Economic Justification for Action Now in Rhode Island

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  Economic Justification for Action Now in Rhode Island. What is the evidence that acting now saves money by James Neumann, Industrial Economics.
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  • 1. IEc INDUSTRIAL ECONOMICS, INCORPORATED Economic Justification for Action Now in Rhode Island James Neumann Principal Baird Sea Grant Science Symposium Newport, RI December 2014
  • 2. INDUSTRIAL ECONOMICS, INCORPORATED Overview and main messages • There are useful lessons from new efforts to explore economic implications of adaptation to coastal. • New greenhouse gas reduction actions will reduce the economic impact of sea-level rise and storm surge threats, but you’ll still need to adapt. • Adaptation has been shown to be cost-effective in many contexts – but you will need to start planning (and acting) now if you want the best “bang for the buck.” 2
  • 3. INDUSTRIAL ECONOMICS, INCORPORATED • Convening Lead Authors • Susi Moser (Susanne Moser Research & Consulting and Stanford University • Margaret Davidson (NOAA) • Lead authors • Paul Kirshen (UNH) • Peter Mulvaney (Green Lead Advisors) • Jim Murley (South Florida Regional Planning Council) • Jim Neumann (Industrial Economics, Inc.) • Laura Petes (NOAA) • Denise Reed (The Water Institute of the Gulf) Chapter 25: Coastal zone, development and ecosystems http://nca2014.globalchange.gov/report/regions/coasts
  • 4. INDUSTRIAL ECONOMICS, INCORPORATED Economic Disruption Nationally important assets, such as ports, tourism, and fishing sites, in already- vulnerable coastal locations, are increasingly exposed to sea level rise and related hazards. This threatens to disrupt economic activity within coastal areas and the regions they serve and results in significant costs from protecting or moving these assets.
  • 5. INDUSTRIAL ECONOMICS, INCORPORATED Coast-to-Inland Economic Connections
  • 6. INDUSTRIAL ECONOMICS, INCORPORATED Coast-to-Inland Economic Connections: Rhode Island 2007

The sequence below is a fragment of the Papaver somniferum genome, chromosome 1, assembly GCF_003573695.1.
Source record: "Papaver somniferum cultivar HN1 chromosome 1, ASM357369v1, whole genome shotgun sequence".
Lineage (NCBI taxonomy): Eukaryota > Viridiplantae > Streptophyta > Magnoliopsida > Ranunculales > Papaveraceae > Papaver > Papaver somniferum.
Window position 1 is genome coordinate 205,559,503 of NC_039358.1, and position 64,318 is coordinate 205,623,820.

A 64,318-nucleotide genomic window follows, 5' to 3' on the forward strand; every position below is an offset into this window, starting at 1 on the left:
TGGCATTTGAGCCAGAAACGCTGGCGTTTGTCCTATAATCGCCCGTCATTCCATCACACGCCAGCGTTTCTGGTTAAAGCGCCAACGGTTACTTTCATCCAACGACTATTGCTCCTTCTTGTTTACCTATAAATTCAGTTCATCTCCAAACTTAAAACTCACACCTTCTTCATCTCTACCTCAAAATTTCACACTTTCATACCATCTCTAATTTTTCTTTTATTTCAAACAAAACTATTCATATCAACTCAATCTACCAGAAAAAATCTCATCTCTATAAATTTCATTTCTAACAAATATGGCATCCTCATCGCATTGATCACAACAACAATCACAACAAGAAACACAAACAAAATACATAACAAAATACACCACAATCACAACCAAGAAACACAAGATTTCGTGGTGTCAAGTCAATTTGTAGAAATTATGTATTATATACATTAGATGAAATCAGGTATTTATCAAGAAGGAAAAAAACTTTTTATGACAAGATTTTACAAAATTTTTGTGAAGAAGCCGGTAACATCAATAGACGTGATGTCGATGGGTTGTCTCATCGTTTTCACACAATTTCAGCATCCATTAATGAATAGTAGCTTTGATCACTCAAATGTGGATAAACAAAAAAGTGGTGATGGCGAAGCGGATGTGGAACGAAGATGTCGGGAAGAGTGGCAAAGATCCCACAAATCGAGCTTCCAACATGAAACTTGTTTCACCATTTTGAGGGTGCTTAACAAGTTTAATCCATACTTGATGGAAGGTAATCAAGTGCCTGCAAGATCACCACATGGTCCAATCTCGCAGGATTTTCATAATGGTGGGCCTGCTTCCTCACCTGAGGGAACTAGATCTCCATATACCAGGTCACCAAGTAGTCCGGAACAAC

• 7. INDUSTRIAL ECONOMICS, INCORPORATED Coast-to-Inland Economic Connections: Rhode Island 2040
  • 8. INDUSTRIAL ECONOMICS, INCORPORATED How costs are reduced by GHG mitigation policy 8
  • 9. INDUSTRIAL ECONOMICS, INCORPORATED Economic implications for the US of adapting (or not) 9 Adaptation Option Scenario Discounted Cost (3% DR, billion 2005$, 2015 base year) Full Cost- Effective Adaptation Reference (BAU) $690 Mitigation Policy 3.7 $669 Benefits $21 Benefits (percent change) 3.0% No Adaptation or Protection Reference (BAU) $4,250 Mitigation Policy 3.7 $4,024 Benefits $226 Benefits (percent change) 5.3%
  • 10. INDUSTRIAL ECONOMICS, INCORPORATED Cumulative benefits of mitigation: economically efficient adaptation vs. no adaptation 10
  • 11. INDUSTRIAL ECONOMICS, INCORPORATED Area at risk of SLR and storm surge – Tampa area 11 With Rhode Island’s new mapping resources, this type of analysis can be easily conducted locally.
  • 12. INDUSTRIAL ECONOMICS, INCORPORATED What if Tampa adapts to these threats? 12
  • 13. INDUSTRIAL ECONOMICS, INCORPORATED Vulnerable assets in Rhode Island 13
  • 14. INDUSTRIAL ECONOMICS, INCORPORATED Vulnerable assets in Rhode Island • Property (residential, commercial, industrial, institutional) • Infrastructure (energy, transport, ports, bridges, sewerage/drainage, other utilities) • Secondary/indirect effects (e.g., business interruption, power outages, electric grid failure, transport infrastructure failures) • Recreation resources • Ecological resources (e.g., wetlands, fisheries) 14